If you live in Colorado, your HVAC system is absolutely crucial in the winter. You need to be prepared for any issues that may arise. Here’s an overview of some of the most common HVAC problems that occur during the winter months.
Pipes and Coils Can Freeze
Low temperatures can freeze the water in your HVAC’s coils, and inside the line that drains condensation, called the condensate drain line. When freezing water expands it can cause ruptures and leaks, which may require emergency service. If you think you may have frozen water in your HVAC system, call a professional as soon as you can.
Is your kid complaining about a cold bed while you roast in the living room? Are there thermostat wars going on in your house? There are a number of things that can cause discrepancies in temperature throughout your house. A room could be cold because windows aren’t sealed, air vents are obstructed or insulation is missing. If your HVAC blower is weak, some parts of your house won’t get warm air. Dirty air filters can also inhibit air flow. If you have trouble diagnosing the problem, call a professional.
The thermostat tells the HVAC what to do, based on your instructions, and its own temperature readings. If its temperature readings are incorrect, you won’t get the temperature range that you want. Some faulty thermostats need calibration or cleaning. Some older units may not be worth keeping, especially since newer thermostats have useful features such as advanced programming and remote access.
Dirty Air Filter
As mentioned above, a dirty air filter can inhibit HVAC air flow. It also makes the furnace work harder, and reduces its ability to keep your air clean. Refer to the instructions on your HVAC and/or the filters you buy to ensure you’re replacing them at the right intervals.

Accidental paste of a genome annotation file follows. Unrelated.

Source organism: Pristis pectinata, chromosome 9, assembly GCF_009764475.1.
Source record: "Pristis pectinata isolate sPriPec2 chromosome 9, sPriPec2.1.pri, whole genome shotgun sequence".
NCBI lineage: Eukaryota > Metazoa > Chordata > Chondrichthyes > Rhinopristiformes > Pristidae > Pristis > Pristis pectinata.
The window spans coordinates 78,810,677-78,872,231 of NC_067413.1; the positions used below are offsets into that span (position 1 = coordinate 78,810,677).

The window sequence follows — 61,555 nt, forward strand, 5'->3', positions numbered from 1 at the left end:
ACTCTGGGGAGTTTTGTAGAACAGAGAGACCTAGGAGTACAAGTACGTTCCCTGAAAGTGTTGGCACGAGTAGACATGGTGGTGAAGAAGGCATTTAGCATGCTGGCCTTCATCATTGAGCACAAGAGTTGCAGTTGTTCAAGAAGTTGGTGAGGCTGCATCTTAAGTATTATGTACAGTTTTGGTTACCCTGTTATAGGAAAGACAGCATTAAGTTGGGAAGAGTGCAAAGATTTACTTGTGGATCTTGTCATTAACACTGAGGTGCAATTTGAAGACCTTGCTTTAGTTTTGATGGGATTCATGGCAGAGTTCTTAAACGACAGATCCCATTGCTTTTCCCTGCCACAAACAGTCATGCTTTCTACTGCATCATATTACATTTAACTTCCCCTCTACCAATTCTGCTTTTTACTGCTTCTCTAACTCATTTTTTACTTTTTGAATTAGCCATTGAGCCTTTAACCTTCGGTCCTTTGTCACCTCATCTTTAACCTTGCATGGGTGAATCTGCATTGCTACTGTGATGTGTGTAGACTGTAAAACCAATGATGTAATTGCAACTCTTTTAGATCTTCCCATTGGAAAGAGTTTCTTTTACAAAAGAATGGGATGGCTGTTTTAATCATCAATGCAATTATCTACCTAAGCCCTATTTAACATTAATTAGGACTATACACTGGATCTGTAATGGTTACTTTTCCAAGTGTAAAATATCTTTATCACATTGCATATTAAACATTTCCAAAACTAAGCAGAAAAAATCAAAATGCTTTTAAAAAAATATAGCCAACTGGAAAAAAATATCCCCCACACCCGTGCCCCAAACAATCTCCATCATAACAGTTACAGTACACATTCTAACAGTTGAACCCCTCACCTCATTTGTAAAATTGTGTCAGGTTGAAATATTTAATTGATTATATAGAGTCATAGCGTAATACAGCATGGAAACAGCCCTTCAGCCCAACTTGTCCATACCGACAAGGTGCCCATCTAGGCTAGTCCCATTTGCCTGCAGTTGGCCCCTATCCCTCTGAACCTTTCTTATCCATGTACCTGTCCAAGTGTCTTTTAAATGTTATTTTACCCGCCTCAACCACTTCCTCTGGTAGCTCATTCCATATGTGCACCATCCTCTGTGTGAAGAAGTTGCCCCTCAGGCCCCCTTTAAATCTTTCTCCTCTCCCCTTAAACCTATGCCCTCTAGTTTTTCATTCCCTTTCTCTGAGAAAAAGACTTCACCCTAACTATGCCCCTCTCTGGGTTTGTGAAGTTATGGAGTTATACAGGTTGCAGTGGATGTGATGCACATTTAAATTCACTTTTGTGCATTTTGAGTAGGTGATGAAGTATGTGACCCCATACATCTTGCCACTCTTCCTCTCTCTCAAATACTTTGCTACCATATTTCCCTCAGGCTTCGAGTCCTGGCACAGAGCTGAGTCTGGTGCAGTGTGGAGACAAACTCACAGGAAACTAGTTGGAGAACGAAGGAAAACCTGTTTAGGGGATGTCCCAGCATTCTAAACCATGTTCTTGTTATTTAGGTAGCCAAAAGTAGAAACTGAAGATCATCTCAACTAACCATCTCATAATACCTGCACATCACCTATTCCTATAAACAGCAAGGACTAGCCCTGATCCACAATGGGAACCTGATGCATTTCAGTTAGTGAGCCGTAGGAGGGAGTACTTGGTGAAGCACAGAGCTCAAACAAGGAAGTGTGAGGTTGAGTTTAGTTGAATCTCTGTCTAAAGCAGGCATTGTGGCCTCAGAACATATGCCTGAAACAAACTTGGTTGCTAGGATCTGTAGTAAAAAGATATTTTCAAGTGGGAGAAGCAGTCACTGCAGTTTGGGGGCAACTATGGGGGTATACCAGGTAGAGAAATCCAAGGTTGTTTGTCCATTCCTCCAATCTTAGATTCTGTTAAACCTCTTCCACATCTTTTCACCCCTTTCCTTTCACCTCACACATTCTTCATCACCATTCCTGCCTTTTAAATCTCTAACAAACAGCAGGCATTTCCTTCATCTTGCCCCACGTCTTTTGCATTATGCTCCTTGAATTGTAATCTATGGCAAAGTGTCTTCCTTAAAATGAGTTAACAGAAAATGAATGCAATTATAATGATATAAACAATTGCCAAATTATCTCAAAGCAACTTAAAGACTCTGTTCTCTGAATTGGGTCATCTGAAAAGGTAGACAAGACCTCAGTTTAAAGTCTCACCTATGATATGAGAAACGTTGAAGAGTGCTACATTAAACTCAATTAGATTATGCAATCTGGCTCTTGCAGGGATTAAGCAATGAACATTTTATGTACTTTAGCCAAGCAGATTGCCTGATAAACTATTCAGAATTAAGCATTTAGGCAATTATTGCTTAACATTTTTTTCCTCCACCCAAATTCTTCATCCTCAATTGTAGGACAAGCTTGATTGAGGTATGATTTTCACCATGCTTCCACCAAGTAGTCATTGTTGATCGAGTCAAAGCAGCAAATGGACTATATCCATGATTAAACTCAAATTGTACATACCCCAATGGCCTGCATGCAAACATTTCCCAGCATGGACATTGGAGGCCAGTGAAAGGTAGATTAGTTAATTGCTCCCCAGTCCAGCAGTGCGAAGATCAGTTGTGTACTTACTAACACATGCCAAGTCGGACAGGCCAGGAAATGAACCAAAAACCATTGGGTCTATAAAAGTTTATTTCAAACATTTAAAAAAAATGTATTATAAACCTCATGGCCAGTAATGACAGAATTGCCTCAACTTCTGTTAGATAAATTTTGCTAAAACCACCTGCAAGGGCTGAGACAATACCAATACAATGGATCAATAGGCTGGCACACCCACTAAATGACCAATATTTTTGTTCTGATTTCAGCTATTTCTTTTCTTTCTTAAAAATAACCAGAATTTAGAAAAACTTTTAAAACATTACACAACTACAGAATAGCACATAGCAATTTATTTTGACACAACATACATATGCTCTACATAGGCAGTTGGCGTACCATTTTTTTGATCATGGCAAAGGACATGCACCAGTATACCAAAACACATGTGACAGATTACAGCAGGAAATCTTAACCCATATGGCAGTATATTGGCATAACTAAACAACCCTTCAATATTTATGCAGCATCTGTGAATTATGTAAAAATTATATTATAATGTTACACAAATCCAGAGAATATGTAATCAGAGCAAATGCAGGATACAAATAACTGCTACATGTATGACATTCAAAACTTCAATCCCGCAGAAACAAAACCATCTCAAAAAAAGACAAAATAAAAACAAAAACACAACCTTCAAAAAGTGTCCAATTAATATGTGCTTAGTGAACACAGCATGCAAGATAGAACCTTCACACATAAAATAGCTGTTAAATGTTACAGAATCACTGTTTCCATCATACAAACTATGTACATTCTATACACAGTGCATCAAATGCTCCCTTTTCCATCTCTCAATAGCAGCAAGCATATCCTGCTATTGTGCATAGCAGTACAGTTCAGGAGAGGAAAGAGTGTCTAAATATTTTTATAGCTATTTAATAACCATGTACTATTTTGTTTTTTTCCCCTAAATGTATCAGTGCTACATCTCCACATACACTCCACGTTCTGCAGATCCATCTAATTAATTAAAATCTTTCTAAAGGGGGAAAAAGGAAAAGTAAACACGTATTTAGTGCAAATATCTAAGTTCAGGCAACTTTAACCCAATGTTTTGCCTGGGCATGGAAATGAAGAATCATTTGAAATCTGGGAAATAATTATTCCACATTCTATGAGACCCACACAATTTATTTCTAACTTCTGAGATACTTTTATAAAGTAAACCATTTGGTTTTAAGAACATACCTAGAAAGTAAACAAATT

Pilot Light Issues
Older furnaces that run on gas or propane have a pilot light, much like a gas oven. Most units now have a device that called an ignitor that automatically lights the flame when needed. These furnaces don’t have pilot lights. Older models (prior to 1995) need the light on all the time and require a person to relight the pilot if it goes out. Most furnaces with pilot lights like this will have a metal card attached to the furnace outlying how to relight the pilot (similar to a standard water heater). In most instances, a furnace not firing is an indication of a safety that is tripped or a failed ignitor that needs to be replaced. Many companies stock these ignitors since they do wear out like a filament in light bulb.
If you’re having HVAC problems or want an HVAC maintenance check, call the team at Allen Service. We’ve been servicing Fort Collins, CO homes for over five decades. Owners and brothers, Mike and Jeff Allen are the third generation of the Allen family to run the business. They carry out the tradition of delivering excellent customer service and high-quality parts for all plumbing, heating, and air conditioning projects to your home. When you work with Allen Service, you are working with the best!